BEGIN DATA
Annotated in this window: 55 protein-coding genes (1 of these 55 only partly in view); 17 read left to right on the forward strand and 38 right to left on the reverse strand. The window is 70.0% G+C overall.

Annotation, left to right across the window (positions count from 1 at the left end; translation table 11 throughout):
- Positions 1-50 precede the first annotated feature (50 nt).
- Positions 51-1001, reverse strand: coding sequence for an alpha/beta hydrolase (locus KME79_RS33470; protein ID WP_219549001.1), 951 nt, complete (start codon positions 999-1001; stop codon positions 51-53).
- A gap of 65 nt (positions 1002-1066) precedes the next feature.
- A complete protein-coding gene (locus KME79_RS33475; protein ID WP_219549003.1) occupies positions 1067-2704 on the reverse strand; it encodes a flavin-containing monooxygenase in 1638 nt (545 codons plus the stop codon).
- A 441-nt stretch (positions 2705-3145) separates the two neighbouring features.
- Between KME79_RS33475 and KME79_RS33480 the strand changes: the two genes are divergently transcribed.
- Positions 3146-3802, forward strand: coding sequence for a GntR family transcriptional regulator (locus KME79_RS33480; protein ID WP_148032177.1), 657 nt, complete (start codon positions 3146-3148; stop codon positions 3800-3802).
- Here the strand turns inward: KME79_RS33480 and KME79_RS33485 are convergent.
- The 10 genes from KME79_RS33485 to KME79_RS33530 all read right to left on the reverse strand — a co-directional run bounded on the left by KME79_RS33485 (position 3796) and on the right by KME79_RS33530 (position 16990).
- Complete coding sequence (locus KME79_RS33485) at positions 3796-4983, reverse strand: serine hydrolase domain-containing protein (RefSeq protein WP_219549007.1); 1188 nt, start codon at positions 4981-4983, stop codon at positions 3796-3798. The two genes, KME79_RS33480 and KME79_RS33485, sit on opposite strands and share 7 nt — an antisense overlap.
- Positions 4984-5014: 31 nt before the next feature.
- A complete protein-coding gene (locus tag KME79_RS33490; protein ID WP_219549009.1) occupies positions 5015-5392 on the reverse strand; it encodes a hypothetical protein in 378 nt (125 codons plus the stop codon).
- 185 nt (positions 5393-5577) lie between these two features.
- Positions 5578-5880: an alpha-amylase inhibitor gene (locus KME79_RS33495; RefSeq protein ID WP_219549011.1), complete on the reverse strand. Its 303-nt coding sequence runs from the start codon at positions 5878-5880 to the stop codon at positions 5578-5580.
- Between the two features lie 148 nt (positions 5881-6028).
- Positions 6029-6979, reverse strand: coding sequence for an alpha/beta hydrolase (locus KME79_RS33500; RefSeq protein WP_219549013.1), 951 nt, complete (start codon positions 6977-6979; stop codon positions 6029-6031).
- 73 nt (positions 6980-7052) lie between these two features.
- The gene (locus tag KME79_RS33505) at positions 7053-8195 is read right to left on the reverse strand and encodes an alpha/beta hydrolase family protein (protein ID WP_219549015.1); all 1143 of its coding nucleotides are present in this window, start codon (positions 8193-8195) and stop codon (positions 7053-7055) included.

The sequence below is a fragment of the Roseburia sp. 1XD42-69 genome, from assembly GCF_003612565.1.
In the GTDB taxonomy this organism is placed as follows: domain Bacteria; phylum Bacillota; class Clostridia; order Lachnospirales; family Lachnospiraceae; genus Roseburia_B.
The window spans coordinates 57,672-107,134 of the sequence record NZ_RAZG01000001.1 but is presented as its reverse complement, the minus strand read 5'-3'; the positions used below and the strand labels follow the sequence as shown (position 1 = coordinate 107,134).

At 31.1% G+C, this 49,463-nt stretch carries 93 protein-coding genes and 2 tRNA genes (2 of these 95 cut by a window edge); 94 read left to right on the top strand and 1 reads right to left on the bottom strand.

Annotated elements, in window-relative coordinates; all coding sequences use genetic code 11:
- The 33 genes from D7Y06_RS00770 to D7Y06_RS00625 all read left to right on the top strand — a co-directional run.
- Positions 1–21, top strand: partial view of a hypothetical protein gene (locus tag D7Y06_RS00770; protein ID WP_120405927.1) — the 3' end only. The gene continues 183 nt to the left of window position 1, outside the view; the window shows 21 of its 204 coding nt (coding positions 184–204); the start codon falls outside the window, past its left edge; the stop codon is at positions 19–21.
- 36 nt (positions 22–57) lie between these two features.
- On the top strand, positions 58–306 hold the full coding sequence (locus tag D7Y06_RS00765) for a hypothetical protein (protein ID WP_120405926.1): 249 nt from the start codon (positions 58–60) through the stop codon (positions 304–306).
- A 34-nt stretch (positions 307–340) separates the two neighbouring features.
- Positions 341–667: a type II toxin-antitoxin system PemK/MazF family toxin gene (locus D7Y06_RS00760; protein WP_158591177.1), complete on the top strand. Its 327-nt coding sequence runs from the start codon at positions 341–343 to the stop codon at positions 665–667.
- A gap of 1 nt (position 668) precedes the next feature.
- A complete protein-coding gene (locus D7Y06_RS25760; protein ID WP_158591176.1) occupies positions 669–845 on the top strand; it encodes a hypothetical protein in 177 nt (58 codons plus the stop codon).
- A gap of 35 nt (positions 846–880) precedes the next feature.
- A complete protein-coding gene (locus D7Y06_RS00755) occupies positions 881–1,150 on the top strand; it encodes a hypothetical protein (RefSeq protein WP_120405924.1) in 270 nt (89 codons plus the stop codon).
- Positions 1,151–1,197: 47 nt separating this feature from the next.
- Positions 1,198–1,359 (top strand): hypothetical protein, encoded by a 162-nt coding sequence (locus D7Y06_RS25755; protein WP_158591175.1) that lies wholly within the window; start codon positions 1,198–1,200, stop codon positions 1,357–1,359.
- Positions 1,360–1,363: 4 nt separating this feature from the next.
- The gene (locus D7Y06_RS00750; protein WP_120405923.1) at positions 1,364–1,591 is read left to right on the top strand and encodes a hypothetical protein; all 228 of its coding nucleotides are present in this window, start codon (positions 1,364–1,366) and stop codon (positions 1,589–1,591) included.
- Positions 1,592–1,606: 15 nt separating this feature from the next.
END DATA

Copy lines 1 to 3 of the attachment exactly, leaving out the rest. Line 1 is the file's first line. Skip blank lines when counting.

Annotated in this window: 55 protein-coding genes (1 of these 55 only partly in view); 17 read left to right on the forward strand and 38 right to left on the reverse strand. The window is 70.0% G+C overall.

Annotation, left to right across the window (positions count from 1 at the left end; translation table 11 throughout):
- Positions 1-50 precede the first annotated feature (50 nt).